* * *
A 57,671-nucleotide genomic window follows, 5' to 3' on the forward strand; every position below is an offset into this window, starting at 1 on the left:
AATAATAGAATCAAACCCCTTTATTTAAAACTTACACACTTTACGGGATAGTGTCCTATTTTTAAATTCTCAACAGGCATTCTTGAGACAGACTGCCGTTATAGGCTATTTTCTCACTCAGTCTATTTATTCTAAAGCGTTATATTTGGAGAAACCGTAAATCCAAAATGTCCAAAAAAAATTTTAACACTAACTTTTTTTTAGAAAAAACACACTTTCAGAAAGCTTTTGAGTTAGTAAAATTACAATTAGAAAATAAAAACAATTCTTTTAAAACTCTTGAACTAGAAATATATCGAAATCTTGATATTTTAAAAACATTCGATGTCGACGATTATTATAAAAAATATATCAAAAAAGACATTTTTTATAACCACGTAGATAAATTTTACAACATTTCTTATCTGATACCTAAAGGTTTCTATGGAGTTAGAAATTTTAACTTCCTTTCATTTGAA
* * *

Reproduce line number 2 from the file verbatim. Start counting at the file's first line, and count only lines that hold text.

AATAATAGAATCAAACCCCTTTATTTAAAACTTACACACTTTACGGGATAGTGTCCTATTTTTAAATTCTCAACAGGCATTCTTGAGACAGACTGCCGTTATAGGCTATTTTCTCACTCAGTCTATTTATTCTAAAGCGTTATATTTGGAGAAACCGTAAATCCAAAATGTCCAAAAAAAATTTTAACACTAACTTTTTTTTAGAAAAAACACACTTTCAGAAAGCTTTTGAGTTAGTAAAATTACAATTAGAAAATAAAAACAATTCTTTTAAAACTCTTGAACTAGAAATATATCGAAATCTTGATATTTTAAAAACATTCGATGTCGACGATTATTATAAAAAATATATCAAAAAAGACATTTTTTATAACCACGTAGATAAATTTTACAACATTTCTTATCTGATACCTAAAGGTTTCTATGGAGTTAGAAATTTTAACTTCCTTTCATTTGAA